The guidance says that computer programmers can no longer be presumed to be eligible for H-1B visas.
It will cover applications for H-1B visas that opened on Monday for the fiscal year 2018. The US issues about 85,000 H-1B visas every year.
After the election of Donald Trump as US president, there has been a great deal of speculation about changes to the H-1B visa regime.
The new guidance will reserve H-1B visas for very high-skilled and higher-paid professionals, with low- and mid-level jobs presumably to go to American workers instead.
It means that firms which wish to obtain H-1B visas for programming positions will need to supply additional proof about the complexity of the task for which they need the H-1B workers.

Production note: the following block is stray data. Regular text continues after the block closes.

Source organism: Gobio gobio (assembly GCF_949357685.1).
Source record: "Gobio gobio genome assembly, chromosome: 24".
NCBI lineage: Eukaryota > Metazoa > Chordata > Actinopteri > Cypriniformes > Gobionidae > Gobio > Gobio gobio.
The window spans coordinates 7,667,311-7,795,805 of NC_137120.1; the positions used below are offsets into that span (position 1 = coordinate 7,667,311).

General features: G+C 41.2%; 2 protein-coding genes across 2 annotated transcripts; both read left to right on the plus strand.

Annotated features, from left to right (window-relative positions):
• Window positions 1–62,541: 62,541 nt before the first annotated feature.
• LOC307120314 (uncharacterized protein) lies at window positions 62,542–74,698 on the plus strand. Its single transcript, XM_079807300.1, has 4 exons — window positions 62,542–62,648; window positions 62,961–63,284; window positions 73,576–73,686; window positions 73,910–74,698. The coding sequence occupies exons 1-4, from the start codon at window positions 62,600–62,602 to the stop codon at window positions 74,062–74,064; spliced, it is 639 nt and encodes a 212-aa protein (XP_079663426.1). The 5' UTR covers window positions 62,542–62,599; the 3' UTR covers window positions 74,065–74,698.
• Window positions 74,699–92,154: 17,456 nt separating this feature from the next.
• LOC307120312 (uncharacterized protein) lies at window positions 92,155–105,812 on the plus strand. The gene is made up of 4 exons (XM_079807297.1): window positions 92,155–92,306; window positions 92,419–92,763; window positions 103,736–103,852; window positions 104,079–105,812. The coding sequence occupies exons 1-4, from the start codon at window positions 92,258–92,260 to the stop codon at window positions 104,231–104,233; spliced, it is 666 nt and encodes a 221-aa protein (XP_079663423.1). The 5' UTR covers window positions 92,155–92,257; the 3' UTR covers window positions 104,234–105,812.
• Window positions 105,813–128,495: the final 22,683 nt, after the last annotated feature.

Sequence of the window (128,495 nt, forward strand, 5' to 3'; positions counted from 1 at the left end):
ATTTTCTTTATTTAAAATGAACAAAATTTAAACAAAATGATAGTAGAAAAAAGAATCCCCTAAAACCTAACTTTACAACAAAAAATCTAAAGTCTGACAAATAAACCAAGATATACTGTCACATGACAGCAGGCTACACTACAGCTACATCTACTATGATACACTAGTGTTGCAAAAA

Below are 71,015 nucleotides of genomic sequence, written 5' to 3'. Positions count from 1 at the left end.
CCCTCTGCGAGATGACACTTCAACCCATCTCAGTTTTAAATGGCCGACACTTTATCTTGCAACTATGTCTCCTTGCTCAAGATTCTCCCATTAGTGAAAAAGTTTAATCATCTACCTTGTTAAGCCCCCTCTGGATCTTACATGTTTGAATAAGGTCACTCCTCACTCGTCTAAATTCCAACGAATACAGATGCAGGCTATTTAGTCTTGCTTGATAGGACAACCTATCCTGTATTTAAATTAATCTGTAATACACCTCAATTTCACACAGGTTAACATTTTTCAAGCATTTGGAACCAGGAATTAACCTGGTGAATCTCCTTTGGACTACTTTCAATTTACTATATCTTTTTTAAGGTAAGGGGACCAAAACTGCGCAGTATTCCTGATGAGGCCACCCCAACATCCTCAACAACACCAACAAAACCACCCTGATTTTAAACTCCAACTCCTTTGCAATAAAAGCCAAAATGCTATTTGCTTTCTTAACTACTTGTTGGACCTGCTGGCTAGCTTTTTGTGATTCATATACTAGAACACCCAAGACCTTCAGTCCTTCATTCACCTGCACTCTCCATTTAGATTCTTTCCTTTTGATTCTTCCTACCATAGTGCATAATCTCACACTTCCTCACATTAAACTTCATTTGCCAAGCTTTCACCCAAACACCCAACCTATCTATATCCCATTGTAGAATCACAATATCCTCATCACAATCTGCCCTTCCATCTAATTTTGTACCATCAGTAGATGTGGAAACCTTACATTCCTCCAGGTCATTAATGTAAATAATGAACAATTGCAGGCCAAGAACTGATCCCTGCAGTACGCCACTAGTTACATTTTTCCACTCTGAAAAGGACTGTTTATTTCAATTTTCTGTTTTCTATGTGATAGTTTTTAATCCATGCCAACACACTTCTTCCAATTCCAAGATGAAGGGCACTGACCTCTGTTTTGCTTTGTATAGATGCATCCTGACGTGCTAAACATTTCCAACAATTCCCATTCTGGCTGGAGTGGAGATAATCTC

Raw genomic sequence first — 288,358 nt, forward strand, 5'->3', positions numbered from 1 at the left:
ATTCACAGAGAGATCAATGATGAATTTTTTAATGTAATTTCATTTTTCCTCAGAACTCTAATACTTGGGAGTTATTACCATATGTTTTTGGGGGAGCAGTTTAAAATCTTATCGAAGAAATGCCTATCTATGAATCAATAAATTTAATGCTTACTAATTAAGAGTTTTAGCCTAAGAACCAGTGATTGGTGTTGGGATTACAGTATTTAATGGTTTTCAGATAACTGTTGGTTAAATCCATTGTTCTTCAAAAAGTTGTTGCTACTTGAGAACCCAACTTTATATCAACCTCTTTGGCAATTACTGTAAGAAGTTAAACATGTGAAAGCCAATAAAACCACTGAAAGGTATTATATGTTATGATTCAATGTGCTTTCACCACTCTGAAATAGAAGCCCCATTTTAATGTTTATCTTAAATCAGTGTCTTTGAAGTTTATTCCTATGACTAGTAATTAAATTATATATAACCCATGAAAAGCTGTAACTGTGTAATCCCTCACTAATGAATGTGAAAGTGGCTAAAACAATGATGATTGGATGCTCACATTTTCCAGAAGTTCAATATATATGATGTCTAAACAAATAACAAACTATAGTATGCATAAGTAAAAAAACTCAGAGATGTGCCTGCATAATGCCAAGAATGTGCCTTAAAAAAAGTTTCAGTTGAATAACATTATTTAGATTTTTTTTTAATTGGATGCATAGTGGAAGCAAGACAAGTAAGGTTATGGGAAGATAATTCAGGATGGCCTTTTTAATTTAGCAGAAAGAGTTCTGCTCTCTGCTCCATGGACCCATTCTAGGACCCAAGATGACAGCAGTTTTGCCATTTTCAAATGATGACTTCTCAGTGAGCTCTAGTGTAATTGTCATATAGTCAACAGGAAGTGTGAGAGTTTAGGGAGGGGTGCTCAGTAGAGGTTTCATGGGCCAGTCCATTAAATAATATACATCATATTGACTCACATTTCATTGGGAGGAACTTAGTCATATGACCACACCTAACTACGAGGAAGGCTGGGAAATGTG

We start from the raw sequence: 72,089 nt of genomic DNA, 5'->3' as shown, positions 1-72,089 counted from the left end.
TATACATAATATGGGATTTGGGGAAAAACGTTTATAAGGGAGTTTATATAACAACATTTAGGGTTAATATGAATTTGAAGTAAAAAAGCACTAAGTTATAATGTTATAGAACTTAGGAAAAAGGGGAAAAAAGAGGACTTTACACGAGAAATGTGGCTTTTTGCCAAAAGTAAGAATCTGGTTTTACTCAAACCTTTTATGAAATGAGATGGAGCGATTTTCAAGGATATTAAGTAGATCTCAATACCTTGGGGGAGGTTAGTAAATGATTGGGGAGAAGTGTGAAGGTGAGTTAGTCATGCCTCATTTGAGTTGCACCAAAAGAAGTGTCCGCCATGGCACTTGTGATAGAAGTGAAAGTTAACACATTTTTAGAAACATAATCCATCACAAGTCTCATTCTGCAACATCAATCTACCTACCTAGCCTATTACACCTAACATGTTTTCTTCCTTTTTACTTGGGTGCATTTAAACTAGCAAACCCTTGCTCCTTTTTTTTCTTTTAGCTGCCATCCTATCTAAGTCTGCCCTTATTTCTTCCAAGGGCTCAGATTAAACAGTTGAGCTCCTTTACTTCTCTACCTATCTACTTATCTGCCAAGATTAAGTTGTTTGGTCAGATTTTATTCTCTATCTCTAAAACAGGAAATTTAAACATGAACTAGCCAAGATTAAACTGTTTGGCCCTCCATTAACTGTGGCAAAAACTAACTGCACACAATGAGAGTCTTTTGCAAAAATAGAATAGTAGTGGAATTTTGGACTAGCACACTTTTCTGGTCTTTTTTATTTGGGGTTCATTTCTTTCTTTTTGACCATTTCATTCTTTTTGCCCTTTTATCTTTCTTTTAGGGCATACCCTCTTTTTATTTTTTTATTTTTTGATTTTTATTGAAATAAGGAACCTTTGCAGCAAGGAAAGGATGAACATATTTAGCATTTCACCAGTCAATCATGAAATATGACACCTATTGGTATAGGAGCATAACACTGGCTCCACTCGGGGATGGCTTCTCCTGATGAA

In mid-March, there were hopes that the H-1B regime would not be touched, after White House press secretary Sean Spicer made only a general comment about the system when asked about possible changes.
“… obviously, whether it's H-1B visas or the other one — spousal visas — other areas of student visas, I think there is a natural desire to have a full look at – a comprehensive look at that,” Spicer said.
Among the groups most fearful of H-1B visa changes have been Indian outsourcing companies like Tata Consultancy Services, Infosys, Wipro and Satyam which are estimated to take up to 85% of the visas issued for IT-related jobs.